Just as great poets do not always write great poetry, great batsmen do not always play great knocks. Sachin Tendulkar's 318th innings spoke of struggle and overcoming pressure rather than fluency and dominance, but in the context of the day's play, his 76 was crucial. India finished on 273 for 7, perhaps a couple of wickets too many, on Wednesday's (December 5) opening day of the third Test of a series poised at 1-1. England's bowlers made the batsmen play a high percentage of the deliveries, which was the secret of their success.
Jimmy Anderson's was the performance of the day, reward for old-fashioned adherence to accuracy and consistency, and the more recent technique of reverse swing. He was hostile till the final overs, claiming R Ashwin with the second new ball.
Monty Panesar, without being quite as threatening, bowled with the kind of tightness associated with left-arm spin. Anderson, superb with the older ball, had Tendulkar caught behind to ensure that it would not be the Mumbai man's day.
As Tendulkar's runs grew in quantity and quality, there was a suspicion that the groundsman, despite his public statements, had laid out a track on which India's greatest batsman might rediscover his form. It wasn't quite flat, but batting on it was not the test of skill that either Ahmedabad or Mumbai had conjured up.
Tendulkar was past 50 before he gave the first glimpse of the batsman with over 15,000 runs in Tests; for the most part, he was the Tendulkar of more recent vintage, playing the wrong line, edging intended drives and occasionally misreading length. He could have been out to Panesar a few times, or Anderson, but luck went his way and that was a fine combination with his own resilience. The pressure on Tendulkar grew with the fall of every wicket.
The first ball after tea, Tendulkar flicked Steve Finn for four to complete his first fifty since January this year, ten innings after his last one in Sydney. Relief and celebration followed next ball when he got up to his full height, met the ball on the top of its bounce and fired an uppish drive past cover point.
Panesar came in as early as in the eighth over and proceeded to send down 21 overs in a row, encouraged by the early wicket of Cheteshwar Pujara. India went in to lunch at 90 for 2, honours even, with Alastair Cook's pace-spin combination promising.
Pujara had been surprised by one from Panesar that went straight; the hype about the wicket seemed to be working on the mind of the batsmen too. At 47, Virender Sehwag had played to midwicket and might have completed three but for Gambhir turning ball-watcher and he himself taking off without a confirmed ticket.
The middle session belonged to England. Anderson in particular was a different bowler with the old ball, getting it to reverse occasionally and having Tendulkar in some trouble. Gambhir, who had setlled down after his trademark swishes at the medium-pacers, played Panesar well. On his last tour here, when Panesar had asked Tendulkar to sign the ball with which he had dismissed him for his first Test wicket, Tendulkar had written, "Never again" on it. But it had happened again, and again in this series. His struggle against the left-arm spinner continued as he inner-edged him, sliced him and presented an angled bat in defence.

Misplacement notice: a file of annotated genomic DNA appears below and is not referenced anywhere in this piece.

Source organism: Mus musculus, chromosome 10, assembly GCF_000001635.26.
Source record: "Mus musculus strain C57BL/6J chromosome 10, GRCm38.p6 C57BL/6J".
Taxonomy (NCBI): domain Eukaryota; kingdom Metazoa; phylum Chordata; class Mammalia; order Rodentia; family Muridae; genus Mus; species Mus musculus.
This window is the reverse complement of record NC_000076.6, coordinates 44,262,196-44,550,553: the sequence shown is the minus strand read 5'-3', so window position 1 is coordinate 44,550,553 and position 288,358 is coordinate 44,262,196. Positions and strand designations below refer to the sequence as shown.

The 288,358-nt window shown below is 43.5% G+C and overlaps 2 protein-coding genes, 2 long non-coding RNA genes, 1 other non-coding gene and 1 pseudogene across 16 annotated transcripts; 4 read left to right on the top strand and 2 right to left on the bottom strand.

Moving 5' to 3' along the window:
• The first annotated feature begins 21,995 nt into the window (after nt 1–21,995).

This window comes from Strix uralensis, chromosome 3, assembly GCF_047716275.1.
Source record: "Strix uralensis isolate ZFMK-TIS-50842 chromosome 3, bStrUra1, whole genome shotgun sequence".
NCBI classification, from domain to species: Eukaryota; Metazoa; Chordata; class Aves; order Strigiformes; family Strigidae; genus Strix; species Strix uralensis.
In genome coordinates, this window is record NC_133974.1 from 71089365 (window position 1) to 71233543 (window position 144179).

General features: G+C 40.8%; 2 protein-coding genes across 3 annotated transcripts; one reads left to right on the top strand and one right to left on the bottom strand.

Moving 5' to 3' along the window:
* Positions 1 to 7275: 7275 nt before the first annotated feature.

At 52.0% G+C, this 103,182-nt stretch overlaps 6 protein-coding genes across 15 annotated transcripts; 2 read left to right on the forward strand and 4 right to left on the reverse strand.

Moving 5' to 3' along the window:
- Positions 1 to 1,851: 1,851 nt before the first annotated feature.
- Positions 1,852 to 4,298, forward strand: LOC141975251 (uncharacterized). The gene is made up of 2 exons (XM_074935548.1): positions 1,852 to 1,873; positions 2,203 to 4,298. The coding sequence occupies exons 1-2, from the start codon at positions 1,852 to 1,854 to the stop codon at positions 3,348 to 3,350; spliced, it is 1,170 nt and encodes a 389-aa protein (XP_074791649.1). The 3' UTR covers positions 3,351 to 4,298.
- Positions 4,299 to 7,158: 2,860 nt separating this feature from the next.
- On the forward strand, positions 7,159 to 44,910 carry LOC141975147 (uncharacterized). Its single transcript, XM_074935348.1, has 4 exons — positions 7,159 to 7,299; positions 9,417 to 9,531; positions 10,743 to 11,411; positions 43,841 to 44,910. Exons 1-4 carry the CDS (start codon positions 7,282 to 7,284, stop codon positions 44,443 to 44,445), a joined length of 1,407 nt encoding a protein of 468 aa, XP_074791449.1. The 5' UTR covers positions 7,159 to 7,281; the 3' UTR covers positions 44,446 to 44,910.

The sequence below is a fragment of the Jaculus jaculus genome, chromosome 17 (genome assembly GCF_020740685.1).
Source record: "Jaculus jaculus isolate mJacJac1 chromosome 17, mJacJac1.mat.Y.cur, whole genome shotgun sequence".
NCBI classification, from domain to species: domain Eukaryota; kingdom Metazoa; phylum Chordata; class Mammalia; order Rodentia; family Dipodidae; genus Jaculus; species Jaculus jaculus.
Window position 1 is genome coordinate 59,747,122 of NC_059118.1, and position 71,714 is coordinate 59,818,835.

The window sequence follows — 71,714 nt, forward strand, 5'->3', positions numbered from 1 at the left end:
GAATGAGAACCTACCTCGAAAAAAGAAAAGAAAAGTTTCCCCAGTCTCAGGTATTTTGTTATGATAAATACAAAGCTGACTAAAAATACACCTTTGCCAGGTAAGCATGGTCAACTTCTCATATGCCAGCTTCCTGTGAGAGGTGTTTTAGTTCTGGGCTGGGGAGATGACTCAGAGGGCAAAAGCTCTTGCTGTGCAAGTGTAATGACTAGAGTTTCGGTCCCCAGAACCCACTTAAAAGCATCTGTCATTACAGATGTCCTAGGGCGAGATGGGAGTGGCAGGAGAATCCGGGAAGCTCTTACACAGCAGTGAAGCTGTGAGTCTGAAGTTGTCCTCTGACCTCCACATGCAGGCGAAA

While the Tendulkar-Panesar battle took centrestage, it was Gambhir who fell, slashing to Jonathan Trott who held a brilliant reflex-action catch at slip. It set Panesar off on a version of the bhangra, complete with a fingers-in-the-mouth whistle. You can take the lad out of Punjab etc.
Virat Kohli hung out his bat to Anderson to be caught at slip. Yuvraj Singh might have followed soon after, but got the benefit of the doubt when struck on the pads.
The arrival of Yuvraj brought Graeme Swann into the attack, and the batsman seemed to take strength from Tendulkar's increasingly relaxed style at the other end. He hit the offspinner for two successive boundaries, the straight drive suggesting he might have come to terms with the attack.
The 79-run partnership for the fifth wicket was in the process of unlocking the bowlers' grip when Yuvaraj failed to keep his drive down and was taken by Cook at short cover.
But it was Tendulkar's dismissal in the 75th over that removed any ambiguity over who had the better of the day's play. The ball from Anderson might have reversed a bit, but at any rate it forced the batsman to play, and edge. You do tend to get the best deliveries when you are out of form. For those who see significance in such things, the Indian flag on a building outside the stadium was flying at half-mast.